As the weather gets warmer and sunny days become more frequent, children will spend more time outdoors, engaging with nature, from watching the trees bloom with foliage to looking forward to their next field trip to their local NYC park. 

But did you know that outdoor time has more benefits than you might realize? Research shows that experiential learning, especially outdoors, promotes mental and physical wellness, heightened social awareness, and healthy cognitive development in early childhood.

“There's an energy shift that happens when you bring a group of children outside, and they have the opportunity to explore what's right in front of them,” shares Sarah Duer, Director of the Hollingworth Preschool. “Our teachers always encourage children to be attuned to what's around them and recognize the little details.”

We chatted with educators from TC’s Hollingworth Preschool to learn more.


1. Sustainability & Climate Change Awareness

As explained by Sarah Duer (M.A. ‘13 and Current Doctoral Student, Curriculum & Teaching) Director of Hollingworth Preschool

Why It Matters: “When surrounded by the busyness of the world around us, it’s easy to get distracted and overlook the issues that matter most. The same goes for children in the classroom. If we're not making time for children to get muddy and messy or observe a bumblebee lingering on a flower, we might not realize that, as educators, we are unintentionally pulling children away from feeling connected to the earth in a way that's going to shape how they take care of it in the future.”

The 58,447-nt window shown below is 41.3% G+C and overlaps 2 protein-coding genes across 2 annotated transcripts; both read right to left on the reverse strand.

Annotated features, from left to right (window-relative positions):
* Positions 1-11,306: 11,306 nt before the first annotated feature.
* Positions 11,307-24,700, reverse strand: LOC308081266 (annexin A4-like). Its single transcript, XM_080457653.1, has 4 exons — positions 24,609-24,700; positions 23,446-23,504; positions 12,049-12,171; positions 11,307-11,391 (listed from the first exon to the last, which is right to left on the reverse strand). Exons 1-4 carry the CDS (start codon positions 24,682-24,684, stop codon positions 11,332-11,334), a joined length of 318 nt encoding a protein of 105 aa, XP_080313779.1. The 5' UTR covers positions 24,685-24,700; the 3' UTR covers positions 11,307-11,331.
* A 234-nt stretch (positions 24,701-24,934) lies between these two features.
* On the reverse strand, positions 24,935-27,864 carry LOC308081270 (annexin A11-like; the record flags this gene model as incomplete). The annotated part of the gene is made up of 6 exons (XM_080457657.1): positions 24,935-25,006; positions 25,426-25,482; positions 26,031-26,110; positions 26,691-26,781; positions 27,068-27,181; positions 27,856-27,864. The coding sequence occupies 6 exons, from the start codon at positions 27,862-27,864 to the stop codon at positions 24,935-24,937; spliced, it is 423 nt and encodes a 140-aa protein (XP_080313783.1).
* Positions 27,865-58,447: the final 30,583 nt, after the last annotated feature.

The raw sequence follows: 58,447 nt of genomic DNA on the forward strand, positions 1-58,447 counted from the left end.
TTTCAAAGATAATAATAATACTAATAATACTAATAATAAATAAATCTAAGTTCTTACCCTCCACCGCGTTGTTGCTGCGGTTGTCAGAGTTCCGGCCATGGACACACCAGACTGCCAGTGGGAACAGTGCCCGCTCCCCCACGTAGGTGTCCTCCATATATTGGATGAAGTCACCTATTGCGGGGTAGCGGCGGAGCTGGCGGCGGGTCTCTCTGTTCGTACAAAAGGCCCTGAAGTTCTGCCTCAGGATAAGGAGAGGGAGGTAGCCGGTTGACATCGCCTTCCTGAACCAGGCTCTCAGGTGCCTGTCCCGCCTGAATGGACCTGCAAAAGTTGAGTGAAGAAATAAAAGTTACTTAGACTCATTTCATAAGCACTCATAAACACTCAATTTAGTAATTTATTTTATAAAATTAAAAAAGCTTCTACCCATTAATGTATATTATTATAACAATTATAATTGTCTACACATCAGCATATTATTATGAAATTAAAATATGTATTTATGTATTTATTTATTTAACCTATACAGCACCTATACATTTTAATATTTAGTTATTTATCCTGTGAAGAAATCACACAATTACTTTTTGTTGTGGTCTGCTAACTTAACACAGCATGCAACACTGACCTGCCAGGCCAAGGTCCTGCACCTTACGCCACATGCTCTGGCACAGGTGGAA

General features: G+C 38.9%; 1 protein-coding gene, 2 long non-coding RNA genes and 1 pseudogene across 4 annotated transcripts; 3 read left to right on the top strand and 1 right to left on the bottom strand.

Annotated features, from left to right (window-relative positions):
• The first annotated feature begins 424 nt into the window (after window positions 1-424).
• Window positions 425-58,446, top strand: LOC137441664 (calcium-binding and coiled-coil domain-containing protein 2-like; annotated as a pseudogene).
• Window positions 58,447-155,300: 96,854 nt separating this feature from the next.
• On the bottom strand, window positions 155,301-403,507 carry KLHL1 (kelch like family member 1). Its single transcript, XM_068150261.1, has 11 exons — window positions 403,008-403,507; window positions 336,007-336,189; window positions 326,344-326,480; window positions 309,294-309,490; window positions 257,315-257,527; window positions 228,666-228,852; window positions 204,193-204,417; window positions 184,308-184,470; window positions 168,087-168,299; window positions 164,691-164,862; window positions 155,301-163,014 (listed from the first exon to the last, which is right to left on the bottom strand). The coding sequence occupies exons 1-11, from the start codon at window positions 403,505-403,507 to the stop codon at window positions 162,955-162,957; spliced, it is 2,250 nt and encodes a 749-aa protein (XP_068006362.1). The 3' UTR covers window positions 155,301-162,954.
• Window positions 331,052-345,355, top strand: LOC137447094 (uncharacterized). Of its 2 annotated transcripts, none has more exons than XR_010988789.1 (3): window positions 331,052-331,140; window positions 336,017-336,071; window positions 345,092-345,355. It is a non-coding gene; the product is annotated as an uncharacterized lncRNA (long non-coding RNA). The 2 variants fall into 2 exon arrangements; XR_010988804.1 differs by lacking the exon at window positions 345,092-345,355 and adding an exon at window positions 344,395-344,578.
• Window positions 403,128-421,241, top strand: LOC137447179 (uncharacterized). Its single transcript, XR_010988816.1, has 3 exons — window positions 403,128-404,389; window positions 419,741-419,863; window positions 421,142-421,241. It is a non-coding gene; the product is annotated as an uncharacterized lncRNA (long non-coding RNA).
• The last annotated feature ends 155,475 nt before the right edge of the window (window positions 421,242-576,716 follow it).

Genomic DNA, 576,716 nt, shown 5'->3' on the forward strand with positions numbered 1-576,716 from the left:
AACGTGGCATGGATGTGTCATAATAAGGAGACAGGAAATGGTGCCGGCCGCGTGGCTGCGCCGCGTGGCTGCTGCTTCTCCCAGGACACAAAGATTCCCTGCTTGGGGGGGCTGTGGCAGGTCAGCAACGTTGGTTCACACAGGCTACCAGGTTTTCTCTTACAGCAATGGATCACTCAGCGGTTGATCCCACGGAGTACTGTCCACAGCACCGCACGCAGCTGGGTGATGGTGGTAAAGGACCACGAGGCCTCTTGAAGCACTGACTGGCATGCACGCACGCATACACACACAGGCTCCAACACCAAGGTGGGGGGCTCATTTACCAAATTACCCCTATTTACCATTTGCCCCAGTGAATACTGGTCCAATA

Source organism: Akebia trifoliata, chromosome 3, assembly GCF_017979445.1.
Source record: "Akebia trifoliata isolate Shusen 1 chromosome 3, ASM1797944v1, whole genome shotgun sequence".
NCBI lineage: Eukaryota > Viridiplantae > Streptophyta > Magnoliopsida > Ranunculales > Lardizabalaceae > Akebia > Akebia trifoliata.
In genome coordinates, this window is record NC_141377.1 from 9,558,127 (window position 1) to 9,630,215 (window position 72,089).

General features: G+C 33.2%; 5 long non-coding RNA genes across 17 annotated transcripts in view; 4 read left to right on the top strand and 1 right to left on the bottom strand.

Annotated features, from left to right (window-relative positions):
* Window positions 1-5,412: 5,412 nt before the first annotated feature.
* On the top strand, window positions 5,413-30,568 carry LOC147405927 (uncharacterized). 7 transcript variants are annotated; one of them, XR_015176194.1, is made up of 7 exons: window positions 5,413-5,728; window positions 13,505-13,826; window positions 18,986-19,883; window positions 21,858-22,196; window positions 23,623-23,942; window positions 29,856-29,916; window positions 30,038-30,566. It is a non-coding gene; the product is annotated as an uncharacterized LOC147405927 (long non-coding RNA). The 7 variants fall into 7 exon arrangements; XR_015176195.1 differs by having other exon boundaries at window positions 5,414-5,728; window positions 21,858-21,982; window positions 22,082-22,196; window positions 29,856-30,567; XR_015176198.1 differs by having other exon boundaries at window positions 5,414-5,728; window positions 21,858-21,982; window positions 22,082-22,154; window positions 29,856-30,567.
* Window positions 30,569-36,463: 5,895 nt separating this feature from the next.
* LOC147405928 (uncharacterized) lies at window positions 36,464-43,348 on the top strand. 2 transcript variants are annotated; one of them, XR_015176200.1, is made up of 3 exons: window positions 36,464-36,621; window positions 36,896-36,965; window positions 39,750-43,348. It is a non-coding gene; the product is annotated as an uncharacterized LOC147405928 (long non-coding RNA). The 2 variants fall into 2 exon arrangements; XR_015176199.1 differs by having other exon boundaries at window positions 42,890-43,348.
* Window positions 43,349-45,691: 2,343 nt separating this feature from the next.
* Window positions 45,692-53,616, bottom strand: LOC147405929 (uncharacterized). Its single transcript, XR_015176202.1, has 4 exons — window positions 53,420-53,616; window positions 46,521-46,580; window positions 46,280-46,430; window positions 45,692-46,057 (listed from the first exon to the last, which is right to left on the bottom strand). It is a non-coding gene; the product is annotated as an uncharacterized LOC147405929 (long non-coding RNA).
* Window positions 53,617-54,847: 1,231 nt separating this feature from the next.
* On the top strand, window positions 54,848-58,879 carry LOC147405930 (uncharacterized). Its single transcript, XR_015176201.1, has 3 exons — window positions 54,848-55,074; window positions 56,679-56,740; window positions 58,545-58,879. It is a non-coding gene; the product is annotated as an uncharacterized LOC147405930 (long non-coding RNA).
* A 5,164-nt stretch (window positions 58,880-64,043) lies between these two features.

How She Uses Experiential Learning in the Classroom: “At Hollingworth, we're always thinking about how our students can better understand how we work together towards mindful, sustainable practices and how they see themselves as active participants in our environment. That’s why we’re always cuing the children to be attuned to what's around them and to observe the little details. It’s one thing to be able to tell students that seeds sprout or that butterflies emerge from a chrysalis, but when a child sees it for themselves, it is empowering. We take every opportunity we have to join the children in cultivating a sense of wonder, like Rachel Carson says."

"Recently, we went on a virtual field trip to the SMR Recycling Facility in Brooklyn, and after that the teachers brought the children to see different compost drop-off sites, and then they made their own recycling sorting system in their classroom and in their play. We even had one child take a photo recycling his juice cap when he visited Costa Rica during the spring break.”

Learning Tip: “The best advice I can give is for parents to be present and meet their children in the moment. In October, we hosted an event called “Art in the Park.” Despite the heavy rain, parents still showed up for their children in rain gear, reaching into the trees to grab materials for their child’s artwork. I was struck by how willing families were to be present. As adults, we need to tap into our own sense of wonder, too! I think that one of the greatest highlights of my year was watching the eclipse with the Hollingworth community and sharing that awe and excitement with everyone. We really are so fortunate to be connected to one another and to this amazing planet.”


2. Building Cognitive Thinking & Development

As explained by Emily Kutz (M.A. ’23, Applied Linguistics), Head Teacher at Hollingworth Preschool